A Canine Nanny

A Canine Nanny

From Chicken Soup for the Dog Lover's Soul

A Canine Nanny

The dog was created especially for children.

Henry Ward Beecher

I was physically and emotionally exhausted. At night, I was awake more than I slept, caring for our three-week-old daughter, Abigail. By day, I chased our older daughter, Bridget, an active two-year-old. My already taut nerves began to fray when Abigail developed a mild case of colic. Bridget demanded attention each time her sister fussed. Our dog, a purebred Brittany named Two, was constantly underfoot, and stumbling over her repeatedly did not help my state of mind.

I also felt isolated. We were new to the area, and I didn’t know anyone in town. My parents, our nearest relatives, lived 150 miles away. Phoning my mother on the spur of the moment to ask if she’d drop by and watch the kids for an hour while I got some much-needed sleep wasn’t realistic. My husband helped as much as he could but needed to focus on his job.

One day Abigail woke from a nap. As babies sometimes do, she had soiled her clothing and crib bedding. I tried to clean her up as fast as possible, but her cries developed into ear-shattering wails before I was through. I wanted to comfort her, but I was at a loss. I had to wash my hands, I couldn’t put her back into the crib and the floor hadn’t been vacuumed for days. Strapping her on the changing table, I wedged a receiving blanket between her and the railing. I promised I’d be right back. As her screams followed me into the bathroom, I neared complete meltdown. Women had handled this for generations—why couldn’t I cope?

I had just lathered up with soap when Two trotted purposefully past the bathroom door. A moment later the crying ceased. Hurriedly, I dried my hands and entered the nursery to find the Brittany standing on her hind legs, tenderly licking Abigail’s ear. The baby’s eyes were opened wide in wonder. Two dropped down and wagged her stubby tail in apology. With a canine grin and her ears pushed back as far as they could go, she seemed to say, “I know babies are off limits, but I couldn’t help myself.”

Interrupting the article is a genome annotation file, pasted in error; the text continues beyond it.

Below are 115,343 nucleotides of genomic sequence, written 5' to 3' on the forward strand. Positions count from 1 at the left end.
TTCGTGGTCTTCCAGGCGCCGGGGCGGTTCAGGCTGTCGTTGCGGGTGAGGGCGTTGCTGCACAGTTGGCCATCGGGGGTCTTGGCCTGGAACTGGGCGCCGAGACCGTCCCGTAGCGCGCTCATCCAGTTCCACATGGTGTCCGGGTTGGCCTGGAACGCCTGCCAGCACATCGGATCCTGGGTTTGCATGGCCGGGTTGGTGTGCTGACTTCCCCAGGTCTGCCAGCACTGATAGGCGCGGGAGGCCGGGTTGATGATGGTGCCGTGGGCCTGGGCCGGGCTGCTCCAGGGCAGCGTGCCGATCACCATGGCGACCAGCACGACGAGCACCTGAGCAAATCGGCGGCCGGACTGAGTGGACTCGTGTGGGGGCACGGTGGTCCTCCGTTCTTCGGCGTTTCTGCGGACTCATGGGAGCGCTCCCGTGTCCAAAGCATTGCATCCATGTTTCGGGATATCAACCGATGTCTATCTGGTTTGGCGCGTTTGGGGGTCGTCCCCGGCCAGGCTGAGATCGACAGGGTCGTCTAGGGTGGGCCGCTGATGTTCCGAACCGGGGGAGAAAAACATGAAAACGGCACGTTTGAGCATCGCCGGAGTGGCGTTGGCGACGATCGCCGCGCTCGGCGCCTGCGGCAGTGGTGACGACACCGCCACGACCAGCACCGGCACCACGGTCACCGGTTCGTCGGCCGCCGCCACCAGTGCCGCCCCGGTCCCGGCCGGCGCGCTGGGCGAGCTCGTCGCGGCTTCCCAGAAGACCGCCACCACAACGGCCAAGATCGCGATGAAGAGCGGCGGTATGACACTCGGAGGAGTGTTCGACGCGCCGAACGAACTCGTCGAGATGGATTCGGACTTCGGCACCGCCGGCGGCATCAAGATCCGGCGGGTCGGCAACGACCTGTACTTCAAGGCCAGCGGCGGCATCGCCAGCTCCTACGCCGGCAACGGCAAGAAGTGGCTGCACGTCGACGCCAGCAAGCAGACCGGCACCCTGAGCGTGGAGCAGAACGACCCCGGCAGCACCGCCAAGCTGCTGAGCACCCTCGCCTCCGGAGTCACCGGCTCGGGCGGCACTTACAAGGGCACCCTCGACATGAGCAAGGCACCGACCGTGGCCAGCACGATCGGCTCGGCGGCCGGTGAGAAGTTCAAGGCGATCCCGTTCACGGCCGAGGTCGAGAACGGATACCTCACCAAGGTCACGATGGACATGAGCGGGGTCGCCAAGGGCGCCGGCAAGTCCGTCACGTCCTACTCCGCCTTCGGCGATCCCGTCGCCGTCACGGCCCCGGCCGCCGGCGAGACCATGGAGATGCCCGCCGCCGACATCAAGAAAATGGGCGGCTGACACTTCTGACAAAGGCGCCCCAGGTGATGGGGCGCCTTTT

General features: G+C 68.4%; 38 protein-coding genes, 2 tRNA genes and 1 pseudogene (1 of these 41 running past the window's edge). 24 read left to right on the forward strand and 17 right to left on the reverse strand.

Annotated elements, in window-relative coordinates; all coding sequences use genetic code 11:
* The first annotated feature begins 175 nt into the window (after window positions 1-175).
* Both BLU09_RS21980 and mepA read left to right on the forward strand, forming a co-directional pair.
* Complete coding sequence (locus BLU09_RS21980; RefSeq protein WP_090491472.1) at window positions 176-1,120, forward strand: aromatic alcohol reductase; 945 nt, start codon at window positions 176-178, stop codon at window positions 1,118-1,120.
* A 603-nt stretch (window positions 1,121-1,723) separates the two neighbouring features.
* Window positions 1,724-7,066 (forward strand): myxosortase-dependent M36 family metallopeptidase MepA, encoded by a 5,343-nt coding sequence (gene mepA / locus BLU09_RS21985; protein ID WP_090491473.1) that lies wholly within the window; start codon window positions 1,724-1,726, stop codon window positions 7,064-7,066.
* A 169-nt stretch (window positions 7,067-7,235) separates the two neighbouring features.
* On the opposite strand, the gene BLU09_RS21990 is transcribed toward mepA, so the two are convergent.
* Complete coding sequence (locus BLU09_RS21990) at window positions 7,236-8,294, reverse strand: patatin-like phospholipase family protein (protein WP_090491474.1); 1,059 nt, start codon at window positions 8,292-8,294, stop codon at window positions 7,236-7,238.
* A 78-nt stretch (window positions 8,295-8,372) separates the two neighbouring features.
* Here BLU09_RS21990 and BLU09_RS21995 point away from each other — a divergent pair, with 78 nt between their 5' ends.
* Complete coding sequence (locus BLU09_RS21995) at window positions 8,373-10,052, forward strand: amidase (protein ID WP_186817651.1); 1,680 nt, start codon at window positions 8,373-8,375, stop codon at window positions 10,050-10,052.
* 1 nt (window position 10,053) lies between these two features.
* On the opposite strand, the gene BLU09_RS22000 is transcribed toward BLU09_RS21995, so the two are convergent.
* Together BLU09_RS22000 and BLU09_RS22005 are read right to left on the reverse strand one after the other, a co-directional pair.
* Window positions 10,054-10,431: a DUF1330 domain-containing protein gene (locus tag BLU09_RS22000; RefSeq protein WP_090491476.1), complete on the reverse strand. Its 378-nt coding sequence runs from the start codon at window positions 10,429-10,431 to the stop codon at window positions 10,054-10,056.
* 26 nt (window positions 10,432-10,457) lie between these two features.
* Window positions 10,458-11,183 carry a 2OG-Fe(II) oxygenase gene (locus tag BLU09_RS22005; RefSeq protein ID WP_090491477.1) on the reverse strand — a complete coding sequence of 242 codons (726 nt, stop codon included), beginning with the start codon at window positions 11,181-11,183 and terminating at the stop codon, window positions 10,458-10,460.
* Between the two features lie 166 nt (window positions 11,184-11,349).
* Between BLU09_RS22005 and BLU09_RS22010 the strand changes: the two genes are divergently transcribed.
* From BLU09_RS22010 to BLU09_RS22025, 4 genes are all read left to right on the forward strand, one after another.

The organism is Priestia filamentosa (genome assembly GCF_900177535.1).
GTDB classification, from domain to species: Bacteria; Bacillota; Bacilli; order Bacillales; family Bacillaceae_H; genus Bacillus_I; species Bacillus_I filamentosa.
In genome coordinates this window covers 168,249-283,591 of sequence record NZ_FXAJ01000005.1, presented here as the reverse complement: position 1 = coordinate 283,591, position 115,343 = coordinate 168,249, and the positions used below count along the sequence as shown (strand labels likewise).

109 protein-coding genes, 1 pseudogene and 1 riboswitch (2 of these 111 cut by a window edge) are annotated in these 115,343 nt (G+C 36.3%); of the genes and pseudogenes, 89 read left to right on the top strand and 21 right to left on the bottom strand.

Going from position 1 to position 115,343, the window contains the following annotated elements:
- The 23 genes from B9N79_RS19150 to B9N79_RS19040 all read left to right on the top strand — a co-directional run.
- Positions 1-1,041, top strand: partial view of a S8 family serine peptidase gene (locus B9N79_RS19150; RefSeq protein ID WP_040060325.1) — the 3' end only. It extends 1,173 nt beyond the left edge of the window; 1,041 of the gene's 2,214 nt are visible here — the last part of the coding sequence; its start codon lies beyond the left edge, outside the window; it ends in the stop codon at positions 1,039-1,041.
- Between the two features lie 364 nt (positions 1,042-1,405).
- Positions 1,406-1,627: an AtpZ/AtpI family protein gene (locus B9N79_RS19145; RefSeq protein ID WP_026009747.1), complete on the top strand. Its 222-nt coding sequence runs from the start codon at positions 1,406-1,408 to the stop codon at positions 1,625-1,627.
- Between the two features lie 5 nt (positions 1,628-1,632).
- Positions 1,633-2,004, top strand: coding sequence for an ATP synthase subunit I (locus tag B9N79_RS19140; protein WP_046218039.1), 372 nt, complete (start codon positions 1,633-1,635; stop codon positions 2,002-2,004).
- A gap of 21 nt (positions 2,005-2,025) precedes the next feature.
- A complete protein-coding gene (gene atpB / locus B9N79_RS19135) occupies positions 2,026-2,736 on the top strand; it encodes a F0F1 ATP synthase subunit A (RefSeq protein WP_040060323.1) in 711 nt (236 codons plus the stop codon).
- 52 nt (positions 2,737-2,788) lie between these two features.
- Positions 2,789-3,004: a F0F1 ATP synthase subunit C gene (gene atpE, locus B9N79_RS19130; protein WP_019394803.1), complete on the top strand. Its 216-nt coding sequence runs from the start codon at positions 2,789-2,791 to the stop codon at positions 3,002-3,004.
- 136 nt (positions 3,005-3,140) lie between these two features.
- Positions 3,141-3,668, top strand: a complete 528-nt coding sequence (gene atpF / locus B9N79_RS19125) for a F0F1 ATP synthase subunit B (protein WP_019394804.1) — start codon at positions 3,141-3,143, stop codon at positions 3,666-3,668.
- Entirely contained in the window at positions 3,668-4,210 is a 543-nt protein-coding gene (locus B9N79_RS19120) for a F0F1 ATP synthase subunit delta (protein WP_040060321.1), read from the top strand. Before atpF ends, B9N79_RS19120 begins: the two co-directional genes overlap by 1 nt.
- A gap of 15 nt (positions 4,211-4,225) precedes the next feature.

At that moment, I realized why I had been tripping over Two all the time: she wanted to help! When Bridget was born, Two had enthusiastically welcomed the newest member of her family. But because she had difficulty curbing her energy, we had watched her closely. Now, at six years of age, with a more sedate disposition, Two understood she had to be gentle.

That daymarked a turning point forme. During Abigail’s fussy moments, I laid her blanket on the floor and placed her next to Two. Often Abigail quieted as she buried her hands and feet in the dog’s warm soft fur. Although Two relished her role as babysitter, objecting onlywhen Abigail grabbed a fistful of sensitive flank hair, I still kept a vigilant eye on them, or Abigail would likely have suffered a constant barrage of doggy kisses.

When Abigail turned four, we enrolled her in preschool. Her teacher as well as several of the other parents commented on how she was always the child who reached out to those who were alone. Extending an invitation to join in play, Abigail often stayed by someone’s side if she didn’t get an answer, talking quietly and reassuringly. I like to think that Two’s willingness to remain lying next to a screaming infant somehow contributed to our daughter’s sensitivity.

I admit I’ve spoiled Two since that first day when she comforted Abigail. If I leave the table and a half-eaten meal disappears, I know who the culprit is. But I don’t have the heart to punish her for being an opportunist. I’m indebted to her, and losing out on several bites of cold food is a small price to pay.

Two is still part of our family, and although we all dote on her, there is an unmistakable connection between her and Abigail. Now nearly twelve years old, Two has more than her share of aches and pains. During winter, she often rests in front of the heat register. When Abigail wakes in the morning, she covers her dog with her old baby blanket and fusses over her. And when Abigail wanders away, Two trails after her, the tattered blanket dragging along on the floor. Two still considers Abigail her special charge, and I’m happy to have her help. I hope they have many more days together, looking after each other with such loving care.

Christine Henderson

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